As popular as intermittent fasting has become over the last decade, fasting has actually been around for thousands of years and is practiced by many across different cultures and religions all over the world.
Proponents for intermittent fasting claim that it is an effective and sustainable way to lose weight and burn body fat. While there is more research to be done, other alleged health benefits include:
- Boost metabolism for fat loss
- Reduce inflammation in the body
- Lower insulin levels, increase human growth hormone (HGH)
- Lower blood sugar levels
- Reduce risk of heart disease
- Reduce blood pressure and cholesterol
- Remove waste material from cells
- Increase testosterone
- Extend lifespan
A few years ago, after hearing “intermittent fasting” being referenced more and more often by people in the fitness industry, I decided to do a short 5-week experiment on myself first before coming to any conclusions. I went with the 16/8 protocol, which calls for an 8 hour period of eating, followed by a 16 hour period of fasting. So for example, you eat your meals from 12pm to 8pm, then fast until 12pm the next day.
There are a couple of things I can tell you from my 5-week experiment:
First, I dropped almost 1% body fat per week. My diet (primarily Paleo) and my workouts (strength training, never more than an hour total, 5 per week) were Monday through Friday. Saturday and Sunday I took off to rest and recover.
Second, you may be a little moody during the first week because you will be hungry and low on fuel in the mornings. However, I noticed that this moodiness went away after the first week or so as my body adjusted.
So, for those of you who really want to push it for 2 weeks and accelerate your fat loss results, this challenge is for you.
Choose an 8-hour window of the day to be your “feeding period”. For most people, it’s easier to push back breakfast and eat from 11am-7pm or 12pm-8pm versus having to stop eating early in the day and go to bed hungry, but this is totally up to you.
If your schedule allows for it, do your workouts on an empty stomach, ideally in the morning.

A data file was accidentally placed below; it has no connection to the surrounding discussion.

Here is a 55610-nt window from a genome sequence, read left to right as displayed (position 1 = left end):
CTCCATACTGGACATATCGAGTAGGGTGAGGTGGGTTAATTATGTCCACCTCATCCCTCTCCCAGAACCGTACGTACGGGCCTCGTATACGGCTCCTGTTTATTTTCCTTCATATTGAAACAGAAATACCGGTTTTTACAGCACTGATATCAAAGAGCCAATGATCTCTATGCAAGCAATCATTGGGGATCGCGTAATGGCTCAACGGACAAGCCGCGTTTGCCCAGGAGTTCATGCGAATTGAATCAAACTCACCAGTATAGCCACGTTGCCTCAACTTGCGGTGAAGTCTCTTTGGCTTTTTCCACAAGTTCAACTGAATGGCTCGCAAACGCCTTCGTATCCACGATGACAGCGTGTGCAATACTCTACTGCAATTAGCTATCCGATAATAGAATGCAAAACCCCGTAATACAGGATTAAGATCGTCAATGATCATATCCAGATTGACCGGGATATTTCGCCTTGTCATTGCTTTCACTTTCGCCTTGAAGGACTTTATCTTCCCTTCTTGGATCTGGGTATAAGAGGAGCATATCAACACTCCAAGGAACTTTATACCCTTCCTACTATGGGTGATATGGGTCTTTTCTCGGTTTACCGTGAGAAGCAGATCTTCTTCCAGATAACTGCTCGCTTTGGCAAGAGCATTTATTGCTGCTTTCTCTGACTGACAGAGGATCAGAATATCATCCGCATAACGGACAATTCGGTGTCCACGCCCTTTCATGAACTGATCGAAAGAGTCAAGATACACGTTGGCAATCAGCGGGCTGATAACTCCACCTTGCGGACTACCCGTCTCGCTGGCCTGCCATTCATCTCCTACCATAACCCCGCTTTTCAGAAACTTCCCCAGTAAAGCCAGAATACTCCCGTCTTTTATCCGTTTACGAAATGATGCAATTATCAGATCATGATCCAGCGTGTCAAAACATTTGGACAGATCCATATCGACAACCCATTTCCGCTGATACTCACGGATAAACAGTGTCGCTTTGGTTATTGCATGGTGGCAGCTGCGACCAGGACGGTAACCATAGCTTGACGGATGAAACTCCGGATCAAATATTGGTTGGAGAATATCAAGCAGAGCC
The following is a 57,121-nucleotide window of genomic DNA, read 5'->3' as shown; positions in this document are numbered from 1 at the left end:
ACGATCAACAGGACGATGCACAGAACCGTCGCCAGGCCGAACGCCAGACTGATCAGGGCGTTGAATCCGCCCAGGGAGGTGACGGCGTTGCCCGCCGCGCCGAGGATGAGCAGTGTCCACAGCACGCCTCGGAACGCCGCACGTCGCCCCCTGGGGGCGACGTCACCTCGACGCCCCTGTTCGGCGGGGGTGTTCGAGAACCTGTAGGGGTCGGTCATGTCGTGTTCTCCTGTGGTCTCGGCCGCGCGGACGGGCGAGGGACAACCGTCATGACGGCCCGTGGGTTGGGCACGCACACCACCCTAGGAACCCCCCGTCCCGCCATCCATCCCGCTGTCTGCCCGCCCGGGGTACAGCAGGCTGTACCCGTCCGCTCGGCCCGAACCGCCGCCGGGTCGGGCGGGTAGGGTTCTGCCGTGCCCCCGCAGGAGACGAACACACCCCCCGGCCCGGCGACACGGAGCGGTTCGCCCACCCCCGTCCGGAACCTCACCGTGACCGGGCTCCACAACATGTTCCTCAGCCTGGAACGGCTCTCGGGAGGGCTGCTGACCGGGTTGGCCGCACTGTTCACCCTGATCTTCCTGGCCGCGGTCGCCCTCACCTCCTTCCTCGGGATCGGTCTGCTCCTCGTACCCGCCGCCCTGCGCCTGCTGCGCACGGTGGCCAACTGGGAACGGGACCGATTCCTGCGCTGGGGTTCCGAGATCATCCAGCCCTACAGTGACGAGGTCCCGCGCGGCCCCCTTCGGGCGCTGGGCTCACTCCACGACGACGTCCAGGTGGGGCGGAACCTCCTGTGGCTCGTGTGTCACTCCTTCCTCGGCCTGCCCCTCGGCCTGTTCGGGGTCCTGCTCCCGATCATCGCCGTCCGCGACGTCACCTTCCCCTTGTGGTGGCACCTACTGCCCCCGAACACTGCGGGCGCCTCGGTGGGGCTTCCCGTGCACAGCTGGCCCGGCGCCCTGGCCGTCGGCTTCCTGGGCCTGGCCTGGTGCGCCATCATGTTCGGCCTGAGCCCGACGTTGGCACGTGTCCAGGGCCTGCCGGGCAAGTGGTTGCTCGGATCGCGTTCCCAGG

During your feeding period, keep your meals high protein and high vegetable. Usually the first meal tends to be the biggest meal of the day.
Keep in mind that if you are tracking calories, you still need to keep these within your daily targets. A restricted eating window is not a free pass to go over your daily calories. You still need to be in a deficit in order to lose fat.
A Little More On Intermittent Fasting
The concept of intermittent fasting in my opinion is fairly inline with the Primal Theory and the Paleo Diet. Thousands of years ago, hunter/gatherers didn’t have the luxury of being able to have 3 square meals or 6 small timed out meals a day. They ate when they found food. Sometimes that meant going for long fasted periods. Sometimes it didn’t. Research shows our ancestors were most likely in much better physical shape than we are now. They had to move, walk, run, climb, sprint for their survival or to catch dinner, and lift heavy things for short amounts of time at high intensities in order to build, and get where they needed to go. Foods available to them were animal meat, fish, poultry, vegetables, nuts, seeds, and fruit.
Today our culture is much different. We don’t move all day to get to and from places. We commute on trains and buses, we take elevators and escalators, we sit and stare at computers, we go home and sit and stare at TV’s. Much of our food is processed, injected, genetically modified, and has all kinds of toxins and preservatives in it.
Combining this challenge with whole nutritious foods with yield the best results. Good luck!
Committed To Your Health,
Brian Donovan is a certified fitness and nutrition coach, and the founder of Online Fitness Coach – an online fitness program where clients get direct coaching and personalized training and nutrition plans. Coach Brian was voted Chicago’s “Best Personal Trainer” by Chicago Reader magazine, Best Of Chicago 2014 edition. He has been featured in magazines such as Muscle & Fitness, Chicago Reader, Voyage Chicago, Bach Performance, and The Personal Trainer Development Center (PTDC).
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